A Streetcar Named Desire | Study Guide

Tennessee Williams

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Course Hero, "A Streetcar Named Desire Study Guide," October 13, 2016, accessed November 18, 2018, https://www.coursehero.com/lit/A-Streetcar-Named-Desire/.

A Streetcar Named Desire | Scene 4 | Summary

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Summary

The next morning Stella lies contentedly in bed. In contrast Blanche appears nervous as she stares at her sister. Blanche can't understand why Stella returned to Stanley the previous night and wants her sister to explain herself. Stella doesn't think there is anything to explain and regards her behavior as understandable. She's sorry Blanche saw Stanley act badly. Appalled that Stella had sex with her husband after he hit her, Blanche declares Stanley is a madman. She tells her sister that they have to get out. But Stella doesn't want to leave, saying married couples often have to tolerate each other's bad habits.

Blanche frantically makes plans to contact a millionaire she knows named Shep Huntleigh to ask him for money, so she and Stella can go into business together. She starts to write a telegram to Shep, but gives up the idea as futile. Even so Blanche feels she cannot remain under the same roof with Stanley. Stella tells Blanche to give things time to settle down, but Blanche insists they have to leave. Stella still does not want to leave Stanley.

Blanche then gives Stella her honest opinion about Stanley. Blanche calls Stanley an animal and then describes him as being "subhuman—something not quite to the stage of humanity yet!" Blanche encourages Stella to set her sights on noble ideals of humanity, such as music and poetry instead. However, as she does this, Stanley enters the apartment and overhears what Blanche says. Blanche and Stella have no idea Stanley is in the next room. After hearing Blanche's speech, Stanley quietly goes outside and then pretends that he has just come in. Stella gives Stanley an affectionate embrace. As she does this, Stanley smiles at Blanche as if he never heard a thing but knows full well that Stella's embrace means she has not been influenced by Blanche's view of him.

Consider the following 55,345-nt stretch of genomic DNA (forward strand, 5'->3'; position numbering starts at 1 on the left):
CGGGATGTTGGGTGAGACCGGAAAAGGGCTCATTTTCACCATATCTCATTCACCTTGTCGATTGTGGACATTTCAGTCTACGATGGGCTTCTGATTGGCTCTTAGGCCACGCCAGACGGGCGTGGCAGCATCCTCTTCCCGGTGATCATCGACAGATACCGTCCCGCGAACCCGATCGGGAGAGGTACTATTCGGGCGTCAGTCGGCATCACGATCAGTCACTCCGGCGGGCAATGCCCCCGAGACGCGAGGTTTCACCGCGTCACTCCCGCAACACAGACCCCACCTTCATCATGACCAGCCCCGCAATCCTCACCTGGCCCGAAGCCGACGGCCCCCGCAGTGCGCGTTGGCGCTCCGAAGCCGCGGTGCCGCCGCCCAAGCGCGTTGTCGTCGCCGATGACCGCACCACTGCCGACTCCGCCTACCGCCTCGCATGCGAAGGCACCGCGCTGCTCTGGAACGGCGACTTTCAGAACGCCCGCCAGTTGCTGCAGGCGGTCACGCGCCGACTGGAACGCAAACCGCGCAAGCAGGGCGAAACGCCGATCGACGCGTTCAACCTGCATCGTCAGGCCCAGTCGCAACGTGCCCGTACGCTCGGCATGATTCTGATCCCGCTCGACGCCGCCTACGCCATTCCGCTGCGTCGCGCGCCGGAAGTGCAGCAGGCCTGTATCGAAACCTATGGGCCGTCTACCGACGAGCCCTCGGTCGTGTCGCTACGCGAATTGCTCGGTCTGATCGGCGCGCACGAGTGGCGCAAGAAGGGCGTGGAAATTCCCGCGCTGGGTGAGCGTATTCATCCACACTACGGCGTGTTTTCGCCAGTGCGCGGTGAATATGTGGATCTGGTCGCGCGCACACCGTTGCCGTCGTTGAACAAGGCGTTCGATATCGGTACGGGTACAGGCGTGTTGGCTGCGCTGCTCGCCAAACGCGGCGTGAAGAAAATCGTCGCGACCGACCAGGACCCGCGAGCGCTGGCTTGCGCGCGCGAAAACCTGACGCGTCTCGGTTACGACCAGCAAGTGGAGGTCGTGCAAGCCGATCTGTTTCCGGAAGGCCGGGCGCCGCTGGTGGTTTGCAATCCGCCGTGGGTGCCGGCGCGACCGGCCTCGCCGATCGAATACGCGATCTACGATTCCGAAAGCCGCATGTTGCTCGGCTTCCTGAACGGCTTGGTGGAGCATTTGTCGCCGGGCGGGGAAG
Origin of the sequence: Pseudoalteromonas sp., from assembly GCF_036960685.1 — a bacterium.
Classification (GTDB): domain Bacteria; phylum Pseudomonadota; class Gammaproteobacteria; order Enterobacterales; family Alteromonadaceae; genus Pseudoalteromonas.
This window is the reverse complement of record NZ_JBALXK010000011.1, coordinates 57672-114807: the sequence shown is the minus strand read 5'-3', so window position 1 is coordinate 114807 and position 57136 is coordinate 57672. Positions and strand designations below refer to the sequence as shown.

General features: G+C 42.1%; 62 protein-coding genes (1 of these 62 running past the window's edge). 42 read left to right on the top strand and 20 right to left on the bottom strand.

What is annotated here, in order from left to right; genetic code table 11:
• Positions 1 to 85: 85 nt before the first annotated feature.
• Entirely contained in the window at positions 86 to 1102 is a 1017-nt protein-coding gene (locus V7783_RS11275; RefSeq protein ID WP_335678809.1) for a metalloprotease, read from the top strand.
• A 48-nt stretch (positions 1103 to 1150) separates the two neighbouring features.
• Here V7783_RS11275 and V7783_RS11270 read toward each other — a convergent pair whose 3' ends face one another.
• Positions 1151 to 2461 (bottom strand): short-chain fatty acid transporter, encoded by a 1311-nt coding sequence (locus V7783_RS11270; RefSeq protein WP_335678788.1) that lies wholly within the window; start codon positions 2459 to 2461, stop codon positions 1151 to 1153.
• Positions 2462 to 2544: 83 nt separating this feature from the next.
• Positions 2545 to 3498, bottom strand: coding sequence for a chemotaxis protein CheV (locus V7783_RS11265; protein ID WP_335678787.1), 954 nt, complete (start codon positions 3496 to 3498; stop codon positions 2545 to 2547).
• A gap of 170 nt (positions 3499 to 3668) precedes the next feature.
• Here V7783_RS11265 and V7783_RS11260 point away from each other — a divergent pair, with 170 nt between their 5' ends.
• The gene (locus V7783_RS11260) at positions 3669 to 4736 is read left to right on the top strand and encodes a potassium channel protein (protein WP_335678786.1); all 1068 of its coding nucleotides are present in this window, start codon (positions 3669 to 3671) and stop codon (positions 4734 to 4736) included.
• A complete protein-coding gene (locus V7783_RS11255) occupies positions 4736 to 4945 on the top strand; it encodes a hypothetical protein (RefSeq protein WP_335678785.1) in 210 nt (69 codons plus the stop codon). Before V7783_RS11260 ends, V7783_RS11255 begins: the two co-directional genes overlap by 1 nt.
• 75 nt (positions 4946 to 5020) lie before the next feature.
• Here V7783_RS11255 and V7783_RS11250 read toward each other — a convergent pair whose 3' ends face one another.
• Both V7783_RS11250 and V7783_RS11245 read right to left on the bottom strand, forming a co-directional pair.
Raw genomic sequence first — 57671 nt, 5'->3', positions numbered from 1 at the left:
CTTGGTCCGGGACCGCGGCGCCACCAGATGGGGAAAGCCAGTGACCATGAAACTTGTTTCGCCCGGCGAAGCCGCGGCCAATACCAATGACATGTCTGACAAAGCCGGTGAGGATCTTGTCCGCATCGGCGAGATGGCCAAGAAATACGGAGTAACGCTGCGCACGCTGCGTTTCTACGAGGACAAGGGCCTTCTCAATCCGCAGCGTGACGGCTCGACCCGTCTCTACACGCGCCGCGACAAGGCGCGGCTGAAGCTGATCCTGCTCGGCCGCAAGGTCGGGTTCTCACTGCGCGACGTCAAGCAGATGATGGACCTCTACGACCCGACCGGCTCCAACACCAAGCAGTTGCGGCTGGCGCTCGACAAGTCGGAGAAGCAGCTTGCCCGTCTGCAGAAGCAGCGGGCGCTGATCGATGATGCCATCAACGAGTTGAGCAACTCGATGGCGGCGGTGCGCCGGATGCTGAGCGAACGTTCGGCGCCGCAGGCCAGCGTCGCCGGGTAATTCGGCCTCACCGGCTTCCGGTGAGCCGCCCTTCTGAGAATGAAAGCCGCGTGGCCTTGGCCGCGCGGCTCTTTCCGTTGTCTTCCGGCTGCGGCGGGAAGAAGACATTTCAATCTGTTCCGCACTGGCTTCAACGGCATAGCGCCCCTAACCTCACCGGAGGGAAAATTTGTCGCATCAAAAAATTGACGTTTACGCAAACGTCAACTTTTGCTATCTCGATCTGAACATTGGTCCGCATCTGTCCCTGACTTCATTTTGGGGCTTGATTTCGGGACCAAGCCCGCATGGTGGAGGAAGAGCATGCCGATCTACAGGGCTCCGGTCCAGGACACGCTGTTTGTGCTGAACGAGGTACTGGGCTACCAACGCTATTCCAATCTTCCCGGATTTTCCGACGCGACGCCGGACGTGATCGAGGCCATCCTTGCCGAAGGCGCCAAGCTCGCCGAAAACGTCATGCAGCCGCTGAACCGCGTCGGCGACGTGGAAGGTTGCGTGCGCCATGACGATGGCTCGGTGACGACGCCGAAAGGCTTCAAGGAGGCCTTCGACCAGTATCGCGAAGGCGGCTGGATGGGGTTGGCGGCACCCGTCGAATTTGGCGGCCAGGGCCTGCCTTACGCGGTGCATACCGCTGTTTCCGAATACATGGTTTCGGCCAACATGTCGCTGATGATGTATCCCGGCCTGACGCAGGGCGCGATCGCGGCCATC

Analysis

In Scene 4 Williams weaves together all the major themes of the play. Stella's desire for sexual intimacy has been fulfilled by Stanley, and she seems content with this. She tells Blanche, "I'm not in anything I want to get out of." Blanche is appalled by Stella's matter-of-fact attitude about Stanley's beatings and their lovemaking. Blanche wants to escape the situation with Stella. In a way Blanche sees the truth of Stella's domestic situation. Stella has become enmeshed with Stanley in a cycle of violence and sex. Stella glosses over this because Stanley satisfies her sexually. She loves him and feels he loves her.

However the play also emphasizes Stella's financial dependence on Stanley. Stella has no money of her own, but instead relies on an inconsistent allowance from her husband. In other words Stanley gives her money whenever he feels like it. In fact Stella encourages Blanche to depend financially on Stanley. Stella tells her sister, "You don't have to worry about anything while you're here. I mean—expenses." Stella has fallen into a passive role, which could be seen as a trap even though she doesn't view it as such.

Class differences also spur Blanche's desire to get away from Stanley. Blanche sees Stanley as being the opposite of the upper-class, refined gentlemen she has been brought up to admire. She tells Stella that he is subhuman and ape-like. Stella correctly accuses Blanche of viewing herself as superior to Stanley. Herein lies Blanche's self-deception. She believes Stella has regressed to being content having her sexual desires satisfied. Blanche likens Stella's desire to the streetcar named Desire, which she calls a "rattle-trap street-car that bangs through the Quarter, up one old narrow street and down another." However Blanche herself took this streetcar to get to the Kowalski apartment. So if the streetcar is a metaphor for "brutal desire," then it is this same type of desire that has brought Blanche to her current situation. Later in the play it is revealed that Blanche's own sexual appetites caused her to lose her job. Blanche, though, is ashamed to admit this about herself. Instead she uses the world of Southern tradition with its poetic, noble values to hide her basic, animal desires and sexual history. Blanche's illusion is that she views herself as being superior to people like Stanley because she denies her own similarity to them.

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